The event had 25 participants on Slow Art Day itself and received strongly positive feedback. It has since been viewed by over 60 participants asynchronously.
Participant Torange Yeghiazarian, Founding Artistic Director at Golden Thread Productions, said that she “loved the drink recipes” and appreciated learning about their inspiration from Ruiz-Kim’s art. Patty Tsai, Senior Associate Director at Columbia Alumni Association Arts Access also loved it and hoped to promote it to her group.
On April 26th, ArtemisSF also hosted additional virtual ‘see’ and ‘hear’ events involving activities such as a Zoom poetry reading in connection with the ‘taste’ event for Slow Art Day. Invitations for all events were designed by Ruiz-Kim.
At Slow Art Day HQ we love seeing such a beautiful focus on the senses in connection with virtual art, and very much look forward to ArtemisSF’s continued creativity and participation next year.
The Rubin understands how hard it is for most people to slow down. “It’s not easy for most people to sit with one piece of art for more than a few moments.”
They emphasize that this activity, if practiced continuously, will bring great joy for decades. “…the deep looking encouraged during Slow Art Day is a lifelong skill that will continue to provide rewarding experiences in museums and galleries for years to come.”
We couldn’t agree more.
We think this simple concept is important – especially in this age of multi-tasking where the emphasis is placed on speed. We started Slow Art Day in 2009 to provoke a new way of seeing in the midst of the blindness that this screen-based world is creating.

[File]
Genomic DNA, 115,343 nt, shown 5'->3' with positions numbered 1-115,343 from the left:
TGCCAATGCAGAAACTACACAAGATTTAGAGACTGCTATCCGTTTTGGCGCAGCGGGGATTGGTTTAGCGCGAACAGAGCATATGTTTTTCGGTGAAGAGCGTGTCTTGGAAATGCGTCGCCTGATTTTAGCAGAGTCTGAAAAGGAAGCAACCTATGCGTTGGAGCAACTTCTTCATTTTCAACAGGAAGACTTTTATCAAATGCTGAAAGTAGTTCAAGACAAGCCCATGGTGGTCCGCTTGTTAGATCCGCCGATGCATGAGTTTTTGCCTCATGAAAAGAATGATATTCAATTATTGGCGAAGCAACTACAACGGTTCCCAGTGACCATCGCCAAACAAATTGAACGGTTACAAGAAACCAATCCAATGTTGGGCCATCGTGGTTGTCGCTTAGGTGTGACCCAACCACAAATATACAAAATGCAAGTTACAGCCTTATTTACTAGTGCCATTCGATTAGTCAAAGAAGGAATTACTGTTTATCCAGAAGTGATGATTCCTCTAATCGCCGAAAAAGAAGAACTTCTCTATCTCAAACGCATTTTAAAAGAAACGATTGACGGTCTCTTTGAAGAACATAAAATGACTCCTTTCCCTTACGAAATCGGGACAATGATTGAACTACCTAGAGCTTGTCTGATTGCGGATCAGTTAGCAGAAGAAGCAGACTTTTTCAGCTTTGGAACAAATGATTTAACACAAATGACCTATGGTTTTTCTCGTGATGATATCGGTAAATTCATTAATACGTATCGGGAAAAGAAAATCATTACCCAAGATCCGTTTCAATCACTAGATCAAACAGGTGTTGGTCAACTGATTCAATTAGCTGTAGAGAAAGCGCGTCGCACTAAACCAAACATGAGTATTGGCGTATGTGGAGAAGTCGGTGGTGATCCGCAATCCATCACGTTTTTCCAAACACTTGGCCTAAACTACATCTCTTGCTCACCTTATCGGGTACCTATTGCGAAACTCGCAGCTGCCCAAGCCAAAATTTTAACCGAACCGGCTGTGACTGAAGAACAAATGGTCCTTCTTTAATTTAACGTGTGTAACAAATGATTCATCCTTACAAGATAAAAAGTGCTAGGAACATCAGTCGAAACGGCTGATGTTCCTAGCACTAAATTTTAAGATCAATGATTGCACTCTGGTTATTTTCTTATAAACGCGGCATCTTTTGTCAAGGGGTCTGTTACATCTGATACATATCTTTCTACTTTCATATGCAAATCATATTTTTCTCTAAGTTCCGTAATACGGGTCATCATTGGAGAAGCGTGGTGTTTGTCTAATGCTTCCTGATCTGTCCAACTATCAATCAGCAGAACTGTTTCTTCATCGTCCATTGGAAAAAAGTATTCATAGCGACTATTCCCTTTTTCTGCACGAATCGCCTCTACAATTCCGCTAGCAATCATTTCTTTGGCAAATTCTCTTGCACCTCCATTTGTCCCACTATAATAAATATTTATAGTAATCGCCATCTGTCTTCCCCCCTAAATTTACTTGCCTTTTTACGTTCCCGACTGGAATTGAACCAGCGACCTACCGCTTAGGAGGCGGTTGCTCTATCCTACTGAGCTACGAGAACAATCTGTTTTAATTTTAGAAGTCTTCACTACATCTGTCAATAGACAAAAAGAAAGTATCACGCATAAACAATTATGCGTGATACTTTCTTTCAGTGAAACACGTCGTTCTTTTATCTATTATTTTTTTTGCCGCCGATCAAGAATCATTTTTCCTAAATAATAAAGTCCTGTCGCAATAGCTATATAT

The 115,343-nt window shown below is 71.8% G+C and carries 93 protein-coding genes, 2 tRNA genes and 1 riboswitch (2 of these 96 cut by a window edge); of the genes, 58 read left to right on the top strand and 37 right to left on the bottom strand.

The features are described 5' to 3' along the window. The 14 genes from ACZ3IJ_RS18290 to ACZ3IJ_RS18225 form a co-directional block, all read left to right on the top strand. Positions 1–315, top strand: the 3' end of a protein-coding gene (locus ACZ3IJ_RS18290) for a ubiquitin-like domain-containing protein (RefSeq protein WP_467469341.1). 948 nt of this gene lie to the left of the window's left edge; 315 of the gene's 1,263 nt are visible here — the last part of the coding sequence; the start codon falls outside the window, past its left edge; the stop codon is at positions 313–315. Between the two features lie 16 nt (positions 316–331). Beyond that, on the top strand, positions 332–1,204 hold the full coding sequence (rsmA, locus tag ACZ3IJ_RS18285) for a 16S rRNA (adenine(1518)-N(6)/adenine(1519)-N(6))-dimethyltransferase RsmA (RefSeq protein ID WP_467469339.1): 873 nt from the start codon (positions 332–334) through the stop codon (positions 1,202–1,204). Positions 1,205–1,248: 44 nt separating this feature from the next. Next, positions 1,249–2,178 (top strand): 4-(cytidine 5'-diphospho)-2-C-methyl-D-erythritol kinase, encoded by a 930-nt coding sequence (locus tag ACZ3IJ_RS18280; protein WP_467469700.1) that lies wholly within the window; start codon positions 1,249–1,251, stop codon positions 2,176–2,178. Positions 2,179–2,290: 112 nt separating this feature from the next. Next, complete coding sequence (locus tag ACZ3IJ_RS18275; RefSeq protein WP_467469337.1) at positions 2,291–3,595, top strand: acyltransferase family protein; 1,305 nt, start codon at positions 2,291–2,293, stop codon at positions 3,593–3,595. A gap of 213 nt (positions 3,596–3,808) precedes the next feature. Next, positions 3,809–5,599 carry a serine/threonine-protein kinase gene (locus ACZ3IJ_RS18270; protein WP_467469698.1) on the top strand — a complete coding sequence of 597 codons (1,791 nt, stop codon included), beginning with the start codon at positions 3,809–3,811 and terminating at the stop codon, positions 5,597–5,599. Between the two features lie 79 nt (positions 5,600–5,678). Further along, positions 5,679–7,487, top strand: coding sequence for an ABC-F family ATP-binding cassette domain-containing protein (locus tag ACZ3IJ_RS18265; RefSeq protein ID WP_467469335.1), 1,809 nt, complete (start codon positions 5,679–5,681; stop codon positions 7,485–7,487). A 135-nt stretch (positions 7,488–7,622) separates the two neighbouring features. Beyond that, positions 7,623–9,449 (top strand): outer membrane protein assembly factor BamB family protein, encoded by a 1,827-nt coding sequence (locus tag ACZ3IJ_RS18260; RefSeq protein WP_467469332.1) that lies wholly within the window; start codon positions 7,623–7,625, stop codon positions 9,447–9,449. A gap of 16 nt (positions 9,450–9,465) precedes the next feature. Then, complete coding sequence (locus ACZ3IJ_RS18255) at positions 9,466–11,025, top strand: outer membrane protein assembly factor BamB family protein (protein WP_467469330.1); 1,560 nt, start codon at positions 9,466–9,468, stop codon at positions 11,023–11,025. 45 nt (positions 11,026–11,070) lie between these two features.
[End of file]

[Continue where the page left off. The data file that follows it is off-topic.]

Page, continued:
The Rubin Museum is hosting Slow Art Day again this year – if you’re in the New York area, we hope you’ll join them!
We hope you’re as excited for Slow Art Day 2018 (just three months away!) as we are! One of this year’s hosts, Karolina Fabelova of Kunstzeichnen in Germany, certainly is – check out the great video she made all about Slow Art Day!
Listen to the Slow Art Day live podcast recorded Tuesday, September 12, 2017 with Slow Art Day hosts around the world and our special guest Christian Adame, longtime Slow Art Day host and Assistant Education Director at the Phoenix Art Museum. Christian designed and piloted the Slow Art & Mindfulness Summer Series at the Phoenix Art Museum this summer.
He talked us about this pilot program and what they learned and answered questions from listeners.